Thursday, November 16, 2017

More of When You're Strange

First, a couple announcements!

Mrs. Claus comes out in less than two weeks (you can still preorder now for only 99 cents), and starting next Tuesday, editor Rhonda Parrish is posting excerpts on her blog. And there'll be some Christmas carol parodies I wrote to go along with them. I'll post the links when they're up.

 

And I don't have an official release date yet but early next year my time travel novella Anachronism will be published with Kristell Ink! And I'm designing some artwork for the interior, so there's two dreams ticked off with one book - author and graphic designer.

 

Finally, here are some more reviews of the stories in When You're Strange.
 
 Hipsters Vs the VCR

by Sallie McDaniel

Hipsters get sucked into a VCR board game and it's hilarious. Contains my favorite line ever: "That was about as helpful as a cat fart." I had to wait until my laughter calmed down so I could continue reading.



Family Reunion

by Tori White

I'm not entirely sure I get this one. The twist felt like it came out of nowhere. That being said, I enjoyed it and can relate to the too-Christmassy cabin atmosphere.



The Dionesian Wave

by Ray Daley

An anthropologist seeks to understand a mysterious alien dance. A very cool idea, and kind of creepy. I like the way it takes on the concept of something as big as aliens through a tiny slice of their culture.
 


When You're StrangePaperback | Kindle | Goodreads

Tuesday, November 14, 2017

When You're Strange - Reviews

I got my copy of When You're Strange! (Well, not my copy. Technically I have to sign it and give it to my cousin, but I'm reading it first while I wait for my contributor copy.) So I'm going to start writing short reviews of all the stories, one or two at a time, in no particular order.

 

Superman Has Left the Building

by Tom Howard

I'm not going to spoil anything, but man. Ollie has a really cool superpower. Not flashy or anything, but a really unique one I've never seen before. I love how troubled he is by his actions, too, especially when he talks about how the people he thinks are "evil" might be different if he had different political views.

 

Always, Always

by Jennifer Lee Rossman

No, I'm not actually reviewing my own story. (But it is really good and you should totally read it. Just saying.) But I did notice, at least in the paperback version, you have to turn the page to read the last two or three lines, which creates tension and prevents the eye from skimming to the end. I don't know if it was on purpose or not, but it was cool.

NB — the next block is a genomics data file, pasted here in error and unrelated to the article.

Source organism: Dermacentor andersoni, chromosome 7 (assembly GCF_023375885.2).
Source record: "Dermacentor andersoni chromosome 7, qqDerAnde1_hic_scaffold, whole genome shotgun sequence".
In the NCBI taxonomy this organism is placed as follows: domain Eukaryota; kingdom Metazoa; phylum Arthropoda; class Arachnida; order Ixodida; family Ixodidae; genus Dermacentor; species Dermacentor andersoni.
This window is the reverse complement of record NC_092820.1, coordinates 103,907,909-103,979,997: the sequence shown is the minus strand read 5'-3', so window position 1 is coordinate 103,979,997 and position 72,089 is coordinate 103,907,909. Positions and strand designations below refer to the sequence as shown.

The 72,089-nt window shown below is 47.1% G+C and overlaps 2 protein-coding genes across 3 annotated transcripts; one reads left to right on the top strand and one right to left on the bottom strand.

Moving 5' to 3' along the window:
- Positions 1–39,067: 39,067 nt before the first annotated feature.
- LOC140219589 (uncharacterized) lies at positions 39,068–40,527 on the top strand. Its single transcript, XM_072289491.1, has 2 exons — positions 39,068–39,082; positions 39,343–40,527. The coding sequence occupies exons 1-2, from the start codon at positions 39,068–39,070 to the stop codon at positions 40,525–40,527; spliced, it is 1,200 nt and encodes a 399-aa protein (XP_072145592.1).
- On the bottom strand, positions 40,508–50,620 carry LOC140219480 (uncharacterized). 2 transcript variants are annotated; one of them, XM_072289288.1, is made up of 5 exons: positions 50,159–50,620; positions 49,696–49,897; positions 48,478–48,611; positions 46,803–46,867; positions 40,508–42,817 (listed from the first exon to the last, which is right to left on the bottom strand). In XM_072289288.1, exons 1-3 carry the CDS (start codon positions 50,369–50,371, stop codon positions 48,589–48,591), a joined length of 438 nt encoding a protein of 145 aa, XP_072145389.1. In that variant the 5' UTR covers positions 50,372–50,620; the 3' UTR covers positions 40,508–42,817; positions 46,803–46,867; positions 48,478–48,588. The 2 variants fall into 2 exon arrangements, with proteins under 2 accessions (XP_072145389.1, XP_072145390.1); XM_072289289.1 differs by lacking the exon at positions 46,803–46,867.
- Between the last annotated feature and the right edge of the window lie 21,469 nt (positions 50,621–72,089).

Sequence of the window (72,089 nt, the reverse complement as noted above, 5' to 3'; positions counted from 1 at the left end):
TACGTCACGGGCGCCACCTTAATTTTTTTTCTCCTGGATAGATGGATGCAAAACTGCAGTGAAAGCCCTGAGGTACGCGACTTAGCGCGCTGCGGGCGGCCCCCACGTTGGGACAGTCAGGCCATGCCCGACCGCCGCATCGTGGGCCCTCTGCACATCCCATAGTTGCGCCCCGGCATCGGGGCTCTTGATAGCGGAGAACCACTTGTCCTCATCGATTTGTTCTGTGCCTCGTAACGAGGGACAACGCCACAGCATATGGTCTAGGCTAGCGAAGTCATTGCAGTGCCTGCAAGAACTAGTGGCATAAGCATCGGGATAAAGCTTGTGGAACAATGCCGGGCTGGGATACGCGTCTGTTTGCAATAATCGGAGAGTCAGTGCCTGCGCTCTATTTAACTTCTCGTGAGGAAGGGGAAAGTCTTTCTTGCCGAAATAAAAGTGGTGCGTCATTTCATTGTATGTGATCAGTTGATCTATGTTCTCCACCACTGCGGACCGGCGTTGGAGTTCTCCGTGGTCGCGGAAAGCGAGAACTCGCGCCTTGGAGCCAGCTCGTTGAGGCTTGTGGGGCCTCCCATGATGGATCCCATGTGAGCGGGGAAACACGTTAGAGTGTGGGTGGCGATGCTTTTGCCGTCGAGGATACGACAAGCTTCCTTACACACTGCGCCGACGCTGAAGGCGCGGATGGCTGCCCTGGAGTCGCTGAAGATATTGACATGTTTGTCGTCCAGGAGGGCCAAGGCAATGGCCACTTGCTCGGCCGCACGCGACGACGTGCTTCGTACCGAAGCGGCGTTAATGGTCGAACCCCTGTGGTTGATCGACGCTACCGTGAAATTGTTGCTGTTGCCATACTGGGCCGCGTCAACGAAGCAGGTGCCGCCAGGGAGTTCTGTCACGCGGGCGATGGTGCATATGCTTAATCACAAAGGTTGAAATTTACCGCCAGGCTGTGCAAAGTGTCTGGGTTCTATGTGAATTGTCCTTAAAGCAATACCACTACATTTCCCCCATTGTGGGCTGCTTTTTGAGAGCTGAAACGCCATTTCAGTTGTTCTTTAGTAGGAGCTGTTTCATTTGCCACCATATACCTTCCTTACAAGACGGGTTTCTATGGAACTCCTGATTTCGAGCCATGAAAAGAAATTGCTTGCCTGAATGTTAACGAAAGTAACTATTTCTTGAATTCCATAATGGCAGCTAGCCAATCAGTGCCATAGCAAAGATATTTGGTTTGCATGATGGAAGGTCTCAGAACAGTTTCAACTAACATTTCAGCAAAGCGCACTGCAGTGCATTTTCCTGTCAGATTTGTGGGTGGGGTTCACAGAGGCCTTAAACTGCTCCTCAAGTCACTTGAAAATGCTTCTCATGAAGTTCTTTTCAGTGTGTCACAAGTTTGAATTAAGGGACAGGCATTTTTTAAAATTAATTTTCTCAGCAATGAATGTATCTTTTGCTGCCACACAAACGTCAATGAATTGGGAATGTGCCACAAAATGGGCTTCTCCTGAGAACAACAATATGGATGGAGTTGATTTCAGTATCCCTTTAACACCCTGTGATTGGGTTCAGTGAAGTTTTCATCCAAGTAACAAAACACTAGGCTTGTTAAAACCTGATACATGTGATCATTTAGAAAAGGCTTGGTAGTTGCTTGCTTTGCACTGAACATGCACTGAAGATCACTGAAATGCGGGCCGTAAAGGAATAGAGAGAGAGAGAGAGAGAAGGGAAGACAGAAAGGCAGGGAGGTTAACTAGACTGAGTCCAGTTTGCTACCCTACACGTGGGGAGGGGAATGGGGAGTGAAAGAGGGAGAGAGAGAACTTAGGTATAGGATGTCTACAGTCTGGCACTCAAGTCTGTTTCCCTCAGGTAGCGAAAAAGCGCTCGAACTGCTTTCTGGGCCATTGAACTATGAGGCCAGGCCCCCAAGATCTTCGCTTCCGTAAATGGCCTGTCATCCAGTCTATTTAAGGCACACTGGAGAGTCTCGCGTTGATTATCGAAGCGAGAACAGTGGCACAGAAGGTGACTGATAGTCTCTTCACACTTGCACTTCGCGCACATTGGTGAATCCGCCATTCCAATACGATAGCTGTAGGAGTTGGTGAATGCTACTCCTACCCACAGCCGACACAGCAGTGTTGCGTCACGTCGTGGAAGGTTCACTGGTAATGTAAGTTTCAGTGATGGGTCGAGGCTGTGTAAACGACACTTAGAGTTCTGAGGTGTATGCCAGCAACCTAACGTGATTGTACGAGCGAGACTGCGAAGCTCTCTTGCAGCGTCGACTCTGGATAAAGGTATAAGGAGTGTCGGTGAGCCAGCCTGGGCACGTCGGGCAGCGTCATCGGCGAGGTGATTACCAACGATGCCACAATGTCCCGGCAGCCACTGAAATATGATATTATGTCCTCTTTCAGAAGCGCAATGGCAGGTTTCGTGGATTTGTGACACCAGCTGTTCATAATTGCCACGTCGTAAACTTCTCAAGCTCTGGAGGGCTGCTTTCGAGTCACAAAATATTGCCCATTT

When You're Strange

Paperback | Kindle | Goodreads

Thursday, November 9, 2017

I Can't Even Think of a Title Worthy of This Post

I do not cry easily.

I didn't cry when I got my first story accepted. I did not cry when I held a real book containing my words.

I cried today.

Because Carl Sagan's son has read and enjoyed my story Earth Music.



Earth Music involves the Golden Record, sent up on the Voyager probe with a message for extraterrestrial life. Carl Sagan had a big part in this, and people have been telling me that Carl would have loved it.

 


Today, on his birthday, my publisher sent Earth Music to his son, Nick Sagan (whose voice went up on Voyager with a greeting from the children of Earth). And then this Tweet showed up in my notifications.

 

A Tweet from Nick Sagan saying, "I found Earth Music moving, poignant and bittersweet. A joy to read this story on my father's birthday. "

 

What.


I am just a little science nerd writing silly alien stories. And the son of one of my idols - and someone who is awesome in his own right and has written episodes of Star Trek (STAR. TREK.) - enjoyed my story.

I can't explain how good this feels.


(I'm supposed to be editing a novella right now, but I think "Nick Sagan is aware of my existence" is a good excuse for not working. Or for anything. I'm going to use that next time I'm late for an appointment.)

Wednesday, November 8, 2017

Exciting Things of Excitement

So first off, When You're Strange has a Goodreads page!

 

Second, I can't talk about much of it, but the first quarter of 2018 is going to be exciting for me. You can expect:

1. An ebook anthology featuring my first ever reprint.

2. I don't know how much I can say about this one, but hopefully you guys can finally meet Petra and Moses.

3. Gay narwhals.

 

Third.

Y'all. This is exciting. And you can tell it's exciting because I used the word "y'all," and I only pretend to be southern when it's exciting.

Publisher's Weekly reviewed Mrs. Claus.

*gif of Kermit the frog flailing excitedly*

You can preorder Mrs. Claus: Not the Fairy Tale They Say here, and add it on Goodreads.

Monday, November 6, 2017

When You're Strange is Published!

Weirdos, freaks, and misfits welcome! There are things that define us. Things that separate us from the whole. Everyone's a stranger in some way or another. Whatever the circumstances, strangers are compelling protagonists. For CASFWG's third anthology, we present fifteen stories of strangers. From distant planets to rural locales, enjoy the unfamiliar.


When You're Strange, featuring my story Always, Always, is published!




Available from Amazon in paperback and e-book 



Always, Always is a tale of sacrifice set in a futuristic Australia, and I'm so happy I can finally introduce the world to Tress and Voltaire!

Through all the various iterations Always, Always took on its journey from novel to short story, one thing remained constant: the title.

(Okay, technically it was called Semper, Semper for most of its life, but that's just Latin for Always, Always.)